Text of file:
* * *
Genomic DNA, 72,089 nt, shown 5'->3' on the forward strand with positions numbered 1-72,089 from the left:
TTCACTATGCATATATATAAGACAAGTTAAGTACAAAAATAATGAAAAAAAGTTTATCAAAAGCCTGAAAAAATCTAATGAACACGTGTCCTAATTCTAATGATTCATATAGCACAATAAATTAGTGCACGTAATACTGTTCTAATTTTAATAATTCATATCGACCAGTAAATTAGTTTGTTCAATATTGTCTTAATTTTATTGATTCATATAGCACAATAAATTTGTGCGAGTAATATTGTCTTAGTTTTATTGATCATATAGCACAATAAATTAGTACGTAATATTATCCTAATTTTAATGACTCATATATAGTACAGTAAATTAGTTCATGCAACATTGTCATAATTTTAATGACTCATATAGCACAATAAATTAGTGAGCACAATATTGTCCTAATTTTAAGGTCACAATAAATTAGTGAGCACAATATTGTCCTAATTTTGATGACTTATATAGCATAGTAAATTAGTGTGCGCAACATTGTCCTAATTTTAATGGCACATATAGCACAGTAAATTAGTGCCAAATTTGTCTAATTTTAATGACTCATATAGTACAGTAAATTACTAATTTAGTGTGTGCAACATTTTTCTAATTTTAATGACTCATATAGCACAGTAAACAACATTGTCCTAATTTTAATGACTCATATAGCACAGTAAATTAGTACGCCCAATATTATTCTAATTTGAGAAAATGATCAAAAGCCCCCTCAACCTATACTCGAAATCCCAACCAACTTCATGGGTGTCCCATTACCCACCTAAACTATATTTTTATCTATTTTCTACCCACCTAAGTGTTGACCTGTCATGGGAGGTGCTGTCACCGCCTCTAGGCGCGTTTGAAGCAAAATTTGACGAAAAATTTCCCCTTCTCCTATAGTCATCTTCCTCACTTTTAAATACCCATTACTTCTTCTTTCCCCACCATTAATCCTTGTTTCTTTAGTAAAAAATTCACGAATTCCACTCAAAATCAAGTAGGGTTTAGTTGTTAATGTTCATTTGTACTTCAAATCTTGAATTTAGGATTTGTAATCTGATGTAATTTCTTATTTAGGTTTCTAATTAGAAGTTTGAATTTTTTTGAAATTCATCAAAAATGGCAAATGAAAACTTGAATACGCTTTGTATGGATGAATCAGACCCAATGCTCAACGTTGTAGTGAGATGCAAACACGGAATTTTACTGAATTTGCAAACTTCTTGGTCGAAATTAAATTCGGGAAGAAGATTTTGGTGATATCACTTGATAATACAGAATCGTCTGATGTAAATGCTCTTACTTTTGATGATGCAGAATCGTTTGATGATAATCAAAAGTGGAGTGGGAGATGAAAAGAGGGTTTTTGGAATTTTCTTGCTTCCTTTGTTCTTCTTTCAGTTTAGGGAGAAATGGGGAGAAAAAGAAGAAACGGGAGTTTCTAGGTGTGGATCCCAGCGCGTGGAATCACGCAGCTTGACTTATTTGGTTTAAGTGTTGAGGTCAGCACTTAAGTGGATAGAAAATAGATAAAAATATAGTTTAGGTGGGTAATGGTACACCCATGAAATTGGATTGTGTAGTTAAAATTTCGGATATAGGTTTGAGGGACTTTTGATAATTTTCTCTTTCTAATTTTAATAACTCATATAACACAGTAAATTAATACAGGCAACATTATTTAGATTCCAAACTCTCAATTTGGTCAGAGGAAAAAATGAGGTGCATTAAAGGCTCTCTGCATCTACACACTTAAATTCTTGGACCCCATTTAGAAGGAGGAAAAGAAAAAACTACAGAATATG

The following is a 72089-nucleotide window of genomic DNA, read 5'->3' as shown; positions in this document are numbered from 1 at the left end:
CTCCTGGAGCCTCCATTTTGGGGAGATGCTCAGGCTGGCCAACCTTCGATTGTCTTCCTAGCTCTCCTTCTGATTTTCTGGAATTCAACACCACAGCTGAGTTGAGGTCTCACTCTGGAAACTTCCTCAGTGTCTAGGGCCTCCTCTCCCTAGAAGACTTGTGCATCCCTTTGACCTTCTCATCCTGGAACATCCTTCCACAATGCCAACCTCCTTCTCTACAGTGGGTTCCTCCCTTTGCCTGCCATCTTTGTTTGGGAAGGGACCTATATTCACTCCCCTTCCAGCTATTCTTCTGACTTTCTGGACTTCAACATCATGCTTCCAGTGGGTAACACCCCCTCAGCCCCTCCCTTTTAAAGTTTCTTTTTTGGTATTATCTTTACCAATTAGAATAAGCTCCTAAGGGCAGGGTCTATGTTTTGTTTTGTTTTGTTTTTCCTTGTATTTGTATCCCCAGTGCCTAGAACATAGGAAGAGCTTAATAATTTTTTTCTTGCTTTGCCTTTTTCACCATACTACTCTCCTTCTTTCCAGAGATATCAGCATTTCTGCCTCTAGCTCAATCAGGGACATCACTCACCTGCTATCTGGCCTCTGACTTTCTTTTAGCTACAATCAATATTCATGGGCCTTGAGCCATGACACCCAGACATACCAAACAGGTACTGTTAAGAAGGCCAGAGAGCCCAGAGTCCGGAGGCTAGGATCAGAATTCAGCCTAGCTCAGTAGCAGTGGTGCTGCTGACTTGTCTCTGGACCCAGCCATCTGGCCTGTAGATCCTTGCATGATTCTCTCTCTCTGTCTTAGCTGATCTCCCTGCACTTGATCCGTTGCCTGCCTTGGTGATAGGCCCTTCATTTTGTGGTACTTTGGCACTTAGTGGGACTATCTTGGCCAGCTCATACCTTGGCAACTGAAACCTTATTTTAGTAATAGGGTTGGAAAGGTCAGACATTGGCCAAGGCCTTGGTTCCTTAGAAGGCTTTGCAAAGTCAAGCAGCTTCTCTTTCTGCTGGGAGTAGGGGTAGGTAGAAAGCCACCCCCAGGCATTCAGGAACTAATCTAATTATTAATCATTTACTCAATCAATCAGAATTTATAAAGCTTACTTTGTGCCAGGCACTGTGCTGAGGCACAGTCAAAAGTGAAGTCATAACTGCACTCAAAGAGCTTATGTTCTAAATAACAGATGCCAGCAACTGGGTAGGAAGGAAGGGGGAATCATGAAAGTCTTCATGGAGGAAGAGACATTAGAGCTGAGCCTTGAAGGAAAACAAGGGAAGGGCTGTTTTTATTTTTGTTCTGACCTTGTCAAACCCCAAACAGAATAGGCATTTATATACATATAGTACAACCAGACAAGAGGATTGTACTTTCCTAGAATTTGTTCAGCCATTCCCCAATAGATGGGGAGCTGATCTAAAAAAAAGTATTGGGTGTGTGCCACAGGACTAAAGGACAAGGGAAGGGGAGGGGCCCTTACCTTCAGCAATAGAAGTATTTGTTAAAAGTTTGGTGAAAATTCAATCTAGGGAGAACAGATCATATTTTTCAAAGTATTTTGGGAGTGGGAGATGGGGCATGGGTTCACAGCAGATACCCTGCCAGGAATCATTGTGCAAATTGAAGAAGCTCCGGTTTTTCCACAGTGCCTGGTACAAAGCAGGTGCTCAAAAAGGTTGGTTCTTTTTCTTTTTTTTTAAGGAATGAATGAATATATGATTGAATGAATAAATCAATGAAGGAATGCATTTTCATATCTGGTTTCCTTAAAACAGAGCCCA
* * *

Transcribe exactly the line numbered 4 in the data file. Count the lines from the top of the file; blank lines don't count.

CTCCTGGAGCCTCCATTTTGGGGAGATGCTCAGGCTGGCCAACCTTCGATTGTCTTCCTAGCTCTCCTTCTGATTTTCTGGAATTCAACACCACAGCTGAGTTGAGGTCTCACTCTGGAAACTTCCTCAGTGTCTAGGGCCTCCTCTCCCTAGAAGACTTGTGCATCCCTTTGACCTTCTCATCCTGGAACATCCTTCCACAATGCCAACCTCCTTCTCTACAGTGGGTTCCTCCCTTTGCCTGCCATCTTTGTTTGGGAAGGGACCTATATTCACTCCCCTTCCAGCTATTCTTCTGACTTTCTGGACTTCAACATCATGCTTCCAGTGGGTAACACCCCCTCAGCCCCTCCCTTTTAAAGTTTCTTTTTTGGTATTATCTTTACCAATTAGAATAAGCTCCTAAGGGCAGGGTCTATGTTTTGTTTTGTTTTGTTTTTCCTTGTATTTGTATCCCCAGTGCCTAGAACATAGGAAGAGCTTAATAATTTTTTTCTTGCTTTGCCTTTTTCACCATACTACTCTCCTTCTTTCCAGAGATATCAGCATTTCTGCCTCTAGCTCAATCAGGGACATCACTCACCTGCTATCTGGCCTCTGACTTTCTTTTAGCTACAATCAATATTCATGGGCCTTGAGCCATGACACCCAGACATACCAAACAGGTACTGTTAAGAAGGCCAGAGAGCCCAGAGTCCGGAGGCTAGGATCAGAATTCAGCCTAGCTCAGTAGCAGTGGTGCTGCTGACTTGTCTCTGGACCCAGCCATCTGGCCTGTAGATCCTTGCATGATTCTCTCTCTCTGTCTTAGCTGATCTCCCTGCACTTGATCCGTTGCCTGCCTTGGTGATAGGCCCTTCATTTTGTGGTACTTTGGCACTTAGTGGGACTATCTTGGCCAGCTCATACCTTGGCAACTGAAACCTTATTTTAGTAATAGGGTTGGAAAGGTCAGACATTGGCCAAGGCCTTGGTTCCTTAGAAGGCTTTGCAAAGTCAAGCAGCTTCTCTTTCTGCTGGGAGTAGGGGTAGGTAGAAAGCCACCCCCAGGCATTCAGGAACTAATCTAATTATTAATCATTTACTCAATCAATCAGAATTTATAAAGCTTACTTTGTGCCAGGCACTGTGCTGAGGCACAGTCAAAAGTGAAGTCATAACTGCACTCAAAGAGCTTATGTTCTAAATAACAGATGCCAGCAACTGGGTAGGAAGGAAGGGGGAATCATGAAAGTCTTCATGGAGGAAGAGACATTAGAGCTGAGCCTTGAAGGAAAACAAGGGAAGGGCTGTTTTTATTTTTGTTCTGACCTTGTCAAACCCCAAACAGAATAGGCATTTATATACATATAGTACAACCAGACAAGAGGATTGTACTTTCCTAGAATTTGTTCAGCCATTCCCCAATAGATGGGGAGCTGATCTAAAAAAAAGTATTGGGTGTGTGCCACAGGACTAAAGGACAAGGGAAGGGGAGGGGCCCTTACCTTCAGCAATAGAAGTATTTGTTAAAAGTTTGGTGAAAATTCAATCTAGGGAGAACAGATCATATTTTTCAAAGTATTTTGGGAGTGGGAGATGGGGCATGGGTTCACAGCAGATACCCTGCCAGGAATCATTGTGCAAATTGAAGAAGCTCCGGTTTTTCCACAGTGCCTGGTACAAAGCAGGTGCTCAAAAAGGTTGGTTCTTTTTCTTTTTTTTTAAGGAATGAATGAATATATGATTGAATGAATAAATCAATGAAGGAATGCATTTTCATATCTGGTTTCCTTAAAACAGAGCCCA